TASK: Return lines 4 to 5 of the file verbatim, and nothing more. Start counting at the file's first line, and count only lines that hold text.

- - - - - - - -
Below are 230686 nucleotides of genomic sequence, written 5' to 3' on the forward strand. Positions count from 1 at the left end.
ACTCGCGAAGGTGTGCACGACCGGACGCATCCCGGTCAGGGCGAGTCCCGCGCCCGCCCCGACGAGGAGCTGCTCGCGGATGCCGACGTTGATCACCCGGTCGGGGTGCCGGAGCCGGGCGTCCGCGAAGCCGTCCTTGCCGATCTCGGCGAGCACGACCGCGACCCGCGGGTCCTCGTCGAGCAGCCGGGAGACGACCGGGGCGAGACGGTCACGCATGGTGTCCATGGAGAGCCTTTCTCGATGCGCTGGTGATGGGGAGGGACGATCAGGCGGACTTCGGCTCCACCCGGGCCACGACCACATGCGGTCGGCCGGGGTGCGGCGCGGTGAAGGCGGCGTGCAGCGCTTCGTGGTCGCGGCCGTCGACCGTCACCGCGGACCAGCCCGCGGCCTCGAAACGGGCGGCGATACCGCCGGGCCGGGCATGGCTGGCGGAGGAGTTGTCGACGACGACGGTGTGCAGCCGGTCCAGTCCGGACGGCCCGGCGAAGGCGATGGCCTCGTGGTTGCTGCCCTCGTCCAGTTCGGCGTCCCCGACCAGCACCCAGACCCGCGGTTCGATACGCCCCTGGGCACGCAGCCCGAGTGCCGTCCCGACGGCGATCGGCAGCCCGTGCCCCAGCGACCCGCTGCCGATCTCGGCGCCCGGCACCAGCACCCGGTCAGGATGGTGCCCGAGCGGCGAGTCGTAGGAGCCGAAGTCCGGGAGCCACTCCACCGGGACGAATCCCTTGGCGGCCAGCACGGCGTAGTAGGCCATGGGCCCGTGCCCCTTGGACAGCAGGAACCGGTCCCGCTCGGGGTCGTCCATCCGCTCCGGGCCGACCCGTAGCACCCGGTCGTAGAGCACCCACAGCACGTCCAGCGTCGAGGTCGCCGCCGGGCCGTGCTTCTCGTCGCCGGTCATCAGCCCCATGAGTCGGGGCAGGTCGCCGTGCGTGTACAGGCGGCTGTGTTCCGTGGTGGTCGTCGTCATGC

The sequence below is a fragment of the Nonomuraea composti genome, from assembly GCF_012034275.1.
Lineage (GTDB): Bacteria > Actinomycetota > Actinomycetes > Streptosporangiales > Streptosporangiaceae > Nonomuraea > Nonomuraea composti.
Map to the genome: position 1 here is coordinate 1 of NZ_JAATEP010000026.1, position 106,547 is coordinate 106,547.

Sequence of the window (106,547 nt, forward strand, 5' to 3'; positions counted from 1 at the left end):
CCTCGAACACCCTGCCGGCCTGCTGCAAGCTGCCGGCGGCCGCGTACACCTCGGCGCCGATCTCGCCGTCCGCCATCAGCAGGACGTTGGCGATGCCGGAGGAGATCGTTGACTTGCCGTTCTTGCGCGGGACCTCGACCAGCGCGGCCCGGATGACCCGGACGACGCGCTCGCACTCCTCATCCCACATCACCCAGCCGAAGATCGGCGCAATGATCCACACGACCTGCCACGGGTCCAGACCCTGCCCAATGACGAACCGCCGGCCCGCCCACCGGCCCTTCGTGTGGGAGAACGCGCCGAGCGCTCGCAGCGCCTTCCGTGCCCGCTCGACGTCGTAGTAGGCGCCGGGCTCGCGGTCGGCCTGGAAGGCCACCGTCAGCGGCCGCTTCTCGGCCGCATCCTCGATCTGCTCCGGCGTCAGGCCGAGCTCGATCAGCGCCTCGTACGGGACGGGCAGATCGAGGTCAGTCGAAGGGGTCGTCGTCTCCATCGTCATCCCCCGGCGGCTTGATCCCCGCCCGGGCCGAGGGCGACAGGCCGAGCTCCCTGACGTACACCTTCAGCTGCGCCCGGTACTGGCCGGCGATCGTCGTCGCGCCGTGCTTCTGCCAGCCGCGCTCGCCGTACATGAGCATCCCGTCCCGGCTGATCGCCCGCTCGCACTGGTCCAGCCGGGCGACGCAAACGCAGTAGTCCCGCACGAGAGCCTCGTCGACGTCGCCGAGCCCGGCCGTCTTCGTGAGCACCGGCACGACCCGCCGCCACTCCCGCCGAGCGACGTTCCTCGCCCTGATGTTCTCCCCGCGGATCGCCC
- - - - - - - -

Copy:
Lineage (GTDB): Bacteria > Actinomycetota > Actinomycetes > Streptosporangiales > Streptosporangiaceae > Nonomuraea > Nonomuraea composti.
Map to the genome: position 1 here is coordinate 1 of NZ_JAATEP010000026.1, position 106,547 is coordinate 106,547.